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Anonymous
a b à CPUs
February 27, 2001 6:36:00 PM

I went to a launch in Brisbane of the P4 processor, It was said that intel spent $43 billion in developing the cpu, I would have thought that they would have spent at least $100,000 telling thier staff about it, they knew less than nothing, I asked why all results showed the P4 slower than AMD's in everything except SSE apps and Quake 3, didnt know that, Also asked why, if the P4 was so good, that there was talk of the P5 already, didnt know that either, Asked why P4's only supported RDRam,they said that the cpu's shipped with the ram and it was unlikely that people would need any more, the P4 1.4mhz will come with 128m, which is hardly enough, Im running 128m on a 266 sys I have, and RDRam will be horrendously expensive out here, They also said that Intel are working on DDR support for the P4 and it should be available in about 12 months, by which time the P5 will probably be out, either that or AMD will be so far ahead it wont matter,After the launch I have serious worries about intel, The market needs them to be strong, the last thing anyone wants is AMD to become complacent like intel did

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Anonymous
a b à CPUs
February 27, 2001 6:50:04 PM

I think it's standard practice for these people to play ignorant when they are confronted by someone asking embarrassing questions about a product they are trying to support. When you know you can't give a good reponse then just play stupid-- "oh really, I wasn't aware of that. I'm going to take a look into that one."

I don't think we have to worry about AMD becoming complacent -- I think we have to worry about Intel getting tired of AMD nipping at their heels all the time and then Intel gets fedup takes them over/buys them out -- then Intel becomes even more complacent.

I've seen stranger things happen.




Take Care.
Yes,I know I'm immature, but my goal is insanity!
February 27, 2001 7:26:19 PM

I don't think the new chip will actually be named a P5. It's still just a P4, but at a .13micron etching instead of a .18. So it should have penty of room for extra components in the same die size. If anything, it will be the P4 as the engineers had designed it instead of the hacked-up oddity that the Willamette(sp?) is.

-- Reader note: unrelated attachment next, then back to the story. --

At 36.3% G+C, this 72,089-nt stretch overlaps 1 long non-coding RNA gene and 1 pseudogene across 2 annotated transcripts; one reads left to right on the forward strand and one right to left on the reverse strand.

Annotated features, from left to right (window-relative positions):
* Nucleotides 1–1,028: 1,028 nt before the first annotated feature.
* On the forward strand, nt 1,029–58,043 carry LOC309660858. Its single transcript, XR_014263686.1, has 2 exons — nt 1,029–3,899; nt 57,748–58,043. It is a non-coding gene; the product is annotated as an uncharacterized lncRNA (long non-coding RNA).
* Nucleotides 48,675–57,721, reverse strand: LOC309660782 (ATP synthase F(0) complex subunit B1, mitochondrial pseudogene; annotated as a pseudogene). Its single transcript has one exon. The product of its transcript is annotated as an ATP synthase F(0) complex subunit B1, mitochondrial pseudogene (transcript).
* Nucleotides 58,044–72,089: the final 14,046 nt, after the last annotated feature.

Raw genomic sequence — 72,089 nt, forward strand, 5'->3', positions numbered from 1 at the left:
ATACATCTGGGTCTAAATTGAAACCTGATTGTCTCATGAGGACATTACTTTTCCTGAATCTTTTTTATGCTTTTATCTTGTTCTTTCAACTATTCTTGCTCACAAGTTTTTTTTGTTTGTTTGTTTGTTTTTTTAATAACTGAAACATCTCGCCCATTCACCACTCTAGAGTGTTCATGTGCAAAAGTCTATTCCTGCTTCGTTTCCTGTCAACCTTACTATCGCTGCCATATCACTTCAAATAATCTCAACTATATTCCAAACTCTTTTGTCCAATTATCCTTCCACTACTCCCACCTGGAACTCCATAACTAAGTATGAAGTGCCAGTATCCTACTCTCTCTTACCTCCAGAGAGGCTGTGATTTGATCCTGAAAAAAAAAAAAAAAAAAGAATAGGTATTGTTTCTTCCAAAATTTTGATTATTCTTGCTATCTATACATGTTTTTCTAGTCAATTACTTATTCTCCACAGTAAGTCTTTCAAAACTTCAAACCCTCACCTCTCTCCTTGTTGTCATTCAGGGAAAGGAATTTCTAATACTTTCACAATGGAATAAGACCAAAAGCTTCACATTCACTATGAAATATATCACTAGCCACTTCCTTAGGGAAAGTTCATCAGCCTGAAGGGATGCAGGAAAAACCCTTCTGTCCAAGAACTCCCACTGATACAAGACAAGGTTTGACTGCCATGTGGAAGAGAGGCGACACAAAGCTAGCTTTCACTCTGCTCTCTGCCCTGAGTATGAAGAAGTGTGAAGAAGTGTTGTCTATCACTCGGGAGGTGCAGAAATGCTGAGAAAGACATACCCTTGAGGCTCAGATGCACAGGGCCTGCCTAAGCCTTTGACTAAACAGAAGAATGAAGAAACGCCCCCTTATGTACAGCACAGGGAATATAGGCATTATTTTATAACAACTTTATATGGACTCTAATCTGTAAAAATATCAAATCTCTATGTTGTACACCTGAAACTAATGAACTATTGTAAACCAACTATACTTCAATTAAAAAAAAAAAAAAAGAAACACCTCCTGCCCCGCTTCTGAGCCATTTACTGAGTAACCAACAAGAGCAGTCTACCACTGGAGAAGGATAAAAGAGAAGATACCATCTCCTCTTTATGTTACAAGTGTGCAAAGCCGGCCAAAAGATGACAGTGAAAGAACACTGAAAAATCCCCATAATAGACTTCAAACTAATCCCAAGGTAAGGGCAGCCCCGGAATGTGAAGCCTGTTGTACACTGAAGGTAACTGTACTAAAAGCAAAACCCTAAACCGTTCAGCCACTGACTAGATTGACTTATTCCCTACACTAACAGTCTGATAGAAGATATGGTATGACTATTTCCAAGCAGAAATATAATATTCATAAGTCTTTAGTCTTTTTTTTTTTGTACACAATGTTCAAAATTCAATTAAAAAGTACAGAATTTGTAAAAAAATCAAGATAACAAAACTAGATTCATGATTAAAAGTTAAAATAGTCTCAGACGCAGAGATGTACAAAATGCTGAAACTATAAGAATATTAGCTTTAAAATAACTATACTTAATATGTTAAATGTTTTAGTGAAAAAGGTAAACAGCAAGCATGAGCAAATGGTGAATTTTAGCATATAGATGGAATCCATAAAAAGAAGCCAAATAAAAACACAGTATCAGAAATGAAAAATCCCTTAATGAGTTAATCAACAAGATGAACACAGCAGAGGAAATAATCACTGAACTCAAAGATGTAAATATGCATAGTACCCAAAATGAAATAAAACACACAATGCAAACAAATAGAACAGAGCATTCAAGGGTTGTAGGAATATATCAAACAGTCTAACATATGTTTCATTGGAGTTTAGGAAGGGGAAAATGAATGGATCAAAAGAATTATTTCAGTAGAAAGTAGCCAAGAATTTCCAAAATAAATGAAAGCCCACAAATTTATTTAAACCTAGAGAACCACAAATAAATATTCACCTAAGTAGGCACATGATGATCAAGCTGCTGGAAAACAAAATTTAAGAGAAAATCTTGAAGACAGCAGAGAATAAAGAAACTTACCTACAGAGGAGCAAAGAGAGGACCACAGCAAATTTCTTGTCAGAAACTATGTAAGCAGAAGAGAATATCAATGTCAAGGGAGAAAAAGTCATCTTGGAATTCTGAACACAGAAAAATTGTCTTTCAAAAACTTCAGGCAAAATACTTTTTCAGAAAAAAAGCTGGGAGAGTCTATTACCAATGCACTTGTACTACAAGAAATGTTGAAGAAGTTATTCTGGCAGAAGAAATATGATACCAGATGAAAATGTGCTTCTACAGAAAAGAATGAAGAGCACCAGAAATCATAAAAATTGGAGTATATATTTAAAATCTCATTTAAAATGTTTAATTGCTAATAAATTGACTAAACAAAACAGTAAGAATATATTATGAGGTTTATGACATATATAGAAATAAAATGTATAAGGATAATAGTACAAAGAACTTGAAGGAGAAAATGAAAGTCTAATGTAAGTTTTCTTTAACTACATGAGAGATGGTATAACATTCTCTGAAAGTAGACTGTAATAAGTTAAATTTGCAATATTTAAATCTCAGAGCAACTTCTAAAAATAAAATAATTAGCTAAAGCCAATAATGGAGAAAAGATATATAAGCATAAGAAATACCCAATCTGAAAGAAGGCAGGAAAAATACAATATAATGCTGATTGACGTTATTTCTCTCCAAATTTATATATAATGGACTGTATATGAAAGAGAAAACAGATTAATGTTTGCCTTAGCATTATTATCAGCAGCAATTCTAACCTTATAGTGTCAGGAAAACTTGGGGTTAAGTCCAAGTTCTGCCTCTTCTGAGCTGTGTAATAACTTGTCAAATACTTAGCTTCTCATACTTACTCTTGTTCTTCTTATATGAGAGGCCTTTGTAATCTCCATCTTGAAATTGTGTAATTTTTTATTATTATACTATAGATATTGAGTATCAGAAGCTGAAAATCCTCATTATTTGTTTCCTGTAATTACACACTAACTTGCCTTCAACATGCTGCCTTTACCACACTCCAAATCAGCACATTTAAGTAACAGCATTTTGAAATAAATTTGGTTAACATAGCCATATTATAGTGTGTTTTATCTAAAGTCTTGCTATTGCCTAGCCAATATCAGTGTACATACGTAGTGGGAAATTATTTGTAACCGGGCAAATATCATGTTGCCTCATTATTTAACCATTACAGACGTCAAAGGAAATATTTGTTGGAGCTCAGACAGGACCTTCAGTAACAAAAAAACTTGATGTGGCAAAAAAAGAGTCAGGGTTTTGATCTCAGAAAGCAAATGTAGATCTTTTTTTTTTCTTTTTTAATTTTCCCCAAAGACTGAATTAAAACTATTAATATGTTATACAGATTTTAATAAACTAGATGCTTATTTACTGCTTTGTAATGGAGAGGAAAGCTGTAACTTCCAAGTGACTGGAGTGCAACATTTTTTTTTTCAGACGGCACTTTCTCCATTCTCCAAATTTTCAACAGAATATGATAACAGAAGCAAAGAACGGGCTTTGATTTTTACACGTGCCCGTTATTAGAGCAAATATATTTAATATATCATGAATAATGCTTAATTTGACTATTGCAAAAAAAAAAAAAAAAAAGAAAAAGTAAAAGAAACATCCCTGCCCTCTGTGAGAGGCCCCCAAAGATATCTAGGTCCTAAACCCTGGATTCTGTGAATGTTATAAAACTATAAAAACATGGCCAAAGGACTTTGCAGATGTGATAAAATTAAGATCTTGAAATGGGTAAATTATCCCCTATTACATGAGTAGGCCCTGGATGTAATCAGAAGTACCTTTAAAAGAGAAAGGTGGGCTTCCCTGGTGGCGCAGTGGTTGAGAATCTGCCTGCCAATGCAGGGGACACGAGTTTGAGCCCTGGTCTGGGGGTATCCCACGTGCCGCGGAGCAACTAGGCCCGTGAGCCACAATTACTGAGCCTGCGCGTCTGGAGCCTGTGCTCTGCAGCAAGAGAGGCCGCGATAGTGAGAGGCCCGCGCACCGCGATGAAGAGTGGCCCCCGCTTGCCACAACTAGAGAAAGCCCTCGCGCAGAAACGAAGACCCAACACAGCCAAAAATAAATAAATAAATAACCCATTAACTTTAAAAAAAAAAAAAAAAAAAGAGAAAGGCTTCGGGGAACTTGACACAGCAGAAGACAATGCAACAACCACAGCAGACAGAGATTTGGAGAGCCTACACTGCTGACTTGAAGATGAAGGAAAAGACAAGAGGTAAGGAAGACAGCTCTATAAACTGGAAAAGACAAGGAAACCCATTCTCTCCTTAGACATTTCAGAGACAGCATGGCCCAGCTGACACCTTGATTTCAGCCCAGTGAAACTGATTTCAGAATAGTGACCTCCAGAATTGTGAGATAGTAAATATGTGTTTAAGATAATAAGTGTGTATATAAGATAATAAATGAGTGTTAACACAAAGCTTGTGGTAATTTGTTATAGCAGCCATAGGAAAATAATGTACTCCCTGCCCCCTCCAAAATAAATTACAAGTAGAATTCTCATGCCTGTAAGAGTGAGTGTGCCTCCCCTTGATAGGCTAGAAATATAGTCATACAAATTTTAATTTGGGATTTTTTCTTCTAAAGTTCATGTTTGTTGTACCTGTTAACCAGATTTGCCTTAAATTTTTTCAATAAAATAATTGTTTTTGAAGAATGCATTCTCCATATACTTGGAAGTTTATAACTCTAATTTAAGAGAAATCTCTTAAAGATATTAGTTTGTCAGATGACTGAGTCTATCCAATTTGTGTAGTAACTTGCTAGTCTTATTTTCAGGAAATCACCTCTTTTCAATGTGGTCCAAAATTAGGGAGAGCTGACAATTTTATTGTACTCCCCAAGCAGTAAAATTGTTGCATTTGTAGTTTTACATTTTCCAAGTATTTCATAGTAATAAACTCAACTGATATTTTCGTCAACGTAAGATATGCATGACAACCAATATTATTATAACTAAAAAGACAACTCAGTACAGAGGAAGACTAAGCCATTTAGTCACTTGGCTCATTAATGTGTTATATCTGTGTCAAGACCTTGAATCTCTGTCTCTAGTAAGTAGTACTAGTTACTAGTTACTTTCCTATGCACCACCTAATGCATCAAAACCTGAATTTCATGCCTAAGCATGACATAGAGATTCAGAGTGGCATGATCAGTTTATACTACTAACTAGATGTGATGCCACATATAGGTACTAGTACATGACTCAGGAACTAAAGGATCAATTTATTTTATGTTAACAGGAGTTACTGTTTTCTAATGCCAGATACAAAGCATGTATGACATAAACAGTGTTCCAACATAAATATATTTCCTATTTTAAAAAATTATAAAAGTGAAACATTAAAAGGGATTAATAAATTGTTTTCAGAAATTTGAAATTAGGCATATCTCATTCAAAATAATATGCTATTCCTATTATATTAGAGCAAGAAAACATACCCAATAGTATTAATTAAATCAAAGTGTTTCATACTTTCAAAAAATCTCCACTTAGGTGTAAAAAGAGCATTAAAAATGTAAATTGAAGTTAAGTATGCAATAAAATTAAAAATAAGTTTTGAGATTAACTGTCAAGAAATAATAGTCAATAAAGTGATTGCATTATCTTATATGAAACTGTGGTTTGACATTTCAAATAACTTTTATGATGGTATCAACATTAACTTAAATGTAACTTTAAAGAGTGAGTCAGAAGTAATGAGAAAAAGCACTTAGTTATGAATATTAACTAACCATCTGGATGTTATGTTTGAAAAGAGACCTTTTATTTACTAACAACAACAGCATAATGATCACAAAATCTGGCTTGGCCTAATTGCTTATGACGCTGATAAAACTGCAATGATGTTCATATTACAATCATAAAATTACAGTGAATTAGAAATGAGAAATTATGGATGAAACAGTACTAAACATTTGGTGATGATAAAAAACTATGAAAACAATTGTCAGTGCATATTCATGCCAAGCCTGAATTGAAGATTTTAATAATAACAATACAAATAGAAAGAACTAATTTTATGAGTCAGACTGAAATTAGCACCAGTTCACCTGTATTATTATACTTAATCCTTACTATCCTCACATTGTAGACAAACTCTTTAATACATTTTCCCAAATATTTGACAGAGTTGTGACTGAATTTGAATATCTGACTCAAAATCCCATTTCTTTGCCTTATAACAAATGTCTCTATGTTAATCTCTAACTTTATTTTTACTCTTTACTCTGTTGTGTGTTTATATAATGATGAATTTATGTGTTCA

And when that happens, you better believe it'll blow what we know as the P4 out of the water and into tiny bits, because it won't have only half of the FPU it was meant to have anymore.

As for anyone having to worry about AMD going complacent, first AMD has to actually prove that they are better than Intel in EVERY market before anyone can even start worrying about that. Honestly, I don't see AMD as likely to ever accomplish this. They make fast chips with a good FPU. But so far they haven't proven that they can do anything more than copy a P3 architecture and improve on a design that was already growing long in the tooth when they did come out with the Athlon. We have yet to see AMD do anything truely original.

Meanwhile, now that AMD has shocked Intel into action by actually providing decent competition, Intel is coming out with some very interesting components and proving again why they're still on top.

My only worry is that if AMD's Hammers aren't just as interesting as Intel's P4 and Itanium are, then AMD is going to go back to just producing cheap clones and we'll lose the competition that has making the PC world actually interesting.

I don't think we have to worry about Intel buying out AMD though. Either AMD will remain strong enough to avoid that occurance, or they'll fail somehow and become so minimal of a threat to Intel that Intel just won't care about their existance anymore. Either way, they won't be bought out. I'm hoping for the former myself. :) 

- Sanity is purely based on point-of-view.
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Anonymous
a b à CPUs
February 27, 2001 7:53:31 PM

i just skimmed a little article on the new p4 "northwood" and it hinted that it will be SMT capable. i'm not really sure what this is. it said something about enabling multiple cpu's on the same chip to act as one. does this mean 2 processors or is this alluding to multiple fpu's.
February 27, 2001 9:32:49 PM

I dont believe it, sounds like AMD propoganda to me.

People talking of P5?? you mean itanium?

If they were showing off the .13 micro version of the P4 then you prob stuck your foot in your mouth about any and all test vs it since no one has done benchmarks with it @ .13 other than Intel themselves and a handfull of OEM's who are building 3rd party mobo's.
Anonymous
a b à CPUs
February 27, 2001 9:33:18 PM

smt is really really cool. you only have one cpu, but it acts as multiple cpu's (2, in the northwoods case), this means that the processor can process more data while its waiting for the subsystem to catch up, helping eliminate bottlenecks. i dont really know too much about it cos every article ive started reading about it gets really boring. but suffice to say, itll be cool.

LEGAL DISCLAIMER: cape does not enable user to fly.
February 27, 2001 11:12:54 PM

I agree with you completely. AMD has had Intel in a reaction mode, throwing out products that were not ready, or were pushed beyond their limits (remember the 1.13 ghz?). It is a shame that the P4 was released as it was, crippled, with many major features left out.